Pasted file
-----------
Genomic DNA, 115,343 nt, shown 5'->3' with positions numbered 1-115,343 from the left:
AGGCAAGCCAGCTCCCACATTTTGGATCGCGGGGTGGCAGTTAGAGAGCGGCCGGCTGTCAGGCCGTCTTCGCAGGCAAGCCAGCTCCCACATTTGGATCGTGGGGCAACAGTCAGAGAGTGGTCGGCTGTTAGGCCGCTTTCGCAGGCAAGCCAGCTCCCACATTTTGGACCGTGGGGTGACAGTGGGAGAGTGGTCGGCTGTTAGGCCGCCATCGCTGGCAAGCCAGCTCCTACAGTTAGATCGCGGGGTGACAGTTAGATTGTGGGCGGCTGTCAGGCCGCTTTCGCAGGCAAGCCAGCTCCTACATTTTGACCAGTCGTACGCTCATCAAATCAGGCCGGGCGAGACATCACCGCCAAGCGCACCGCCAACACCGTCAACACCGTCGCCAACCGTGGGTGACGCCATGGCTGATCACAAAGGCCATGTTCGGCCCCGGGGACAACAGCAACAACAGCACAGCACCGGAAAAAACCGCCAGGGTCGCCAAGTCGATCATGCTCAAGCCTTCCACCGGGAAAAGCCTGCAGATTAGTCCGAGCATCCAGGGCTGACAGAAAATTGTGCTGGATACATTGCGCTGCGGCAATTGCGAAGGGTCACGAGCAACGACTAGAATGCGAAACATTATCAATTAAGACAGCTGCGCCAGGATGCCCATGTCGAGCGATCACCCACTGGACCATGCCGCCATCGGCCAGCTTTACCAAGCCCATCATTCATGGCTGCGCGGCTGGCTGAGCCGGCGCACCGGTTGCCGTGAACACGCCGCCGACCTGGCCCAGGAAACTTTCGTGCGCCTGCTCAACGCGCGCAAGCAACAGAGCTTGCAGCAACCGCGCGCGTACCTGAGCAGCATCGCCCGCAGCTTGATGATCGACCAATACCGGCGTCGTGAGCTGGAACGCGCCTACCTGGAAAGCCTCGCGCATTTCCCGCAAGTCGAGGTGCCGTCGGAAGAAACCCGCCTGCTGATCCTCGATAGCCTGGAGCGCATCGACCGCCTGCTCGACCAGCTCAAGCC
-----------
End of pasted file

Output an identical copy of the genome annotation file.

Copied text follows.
Genomic DNA, 115,343 nt, shown 5'->3' with positions numbered 1-115,343 from the left:
AGGCAAGCCAGCTCCCACATTTTGGATCGCGGGGTGGCAGTTAGAGAGCGGCCGGCTGTCAGGCCGTCTTCGCAGGCAAGCCAGCTCCCACATTTGGATCGTGGGGCAACAGTCAGAGAGTGGTCGGCTGTTAGGCCGCTTTCGCAGGCAAGCCAGCTCCCACATTTTGGACCGTGGGGTGACAGTGGGAGAGTGGTCGGCTGTTAGGCCGCCATCGCTGGCAAGCCAGCTCCTACAGTTAGATCGCGGGGTGACAGTTAGATTGTGGGCGGCTGTCAGGCCGCTTTCGCAGGCAAGCCAGCTCCTACATTTTGACCAGTCGTACGCTCATCAAATCAGGCCGGGCGAGACATCACCGCCAAGCGCACCGCCAACACCGTCAACACCGTCGCCAACCGTGGGTGACGCCATGGCTGATCACAAAGGCCATGTTCGGCCCCGGGGACAACAGCAACAACAGCACAGCACCGGAAAAAACCGCCAGGGTCGCCAAGTCGATCATGCTCAAGCCTTCCACCGGGAAAAGCCTGCAGATTAGTCCGAGCATCCAGGGCTGACAGAAAATTGTGCTGGATACATTGCGCTGCGGCAATTGCGAAGGGTCACGAGCAACGACTAGAATGCGAAACATTATCAATTAAGACAGCTGCGCCAGGATGCCCATGTCGAGCGATCACCCACTGGACCATGCCGCCATCGGCCAGCTTTACCAAGCCCATCATTCATGGCTGCGCGGCTGGCTGAGCCGGCGCACCGGTTGCCGTGAACACGCCGCCGACCTGGCCCAGGAAACTTTCGTGCGCCTGCTCAACGCGCGCAAGCAACAGAGCTTGCAGCAACCGCGCGCGTACCTGAGCAGCATCGCCCGCAGCTTGATGATCGACCAATACCGGCGTCGTGAGCTGGAACGCGCCTACCTGGAAAGCCTCGCGCATTTCCCGCAAGTCGAGGTGCCGTCGGAAGAAACCCGCCTGCTGATCCTCGATAGCCTGGAGCGCATCGACCGCCTGCTCGACCAGCTCAAGCC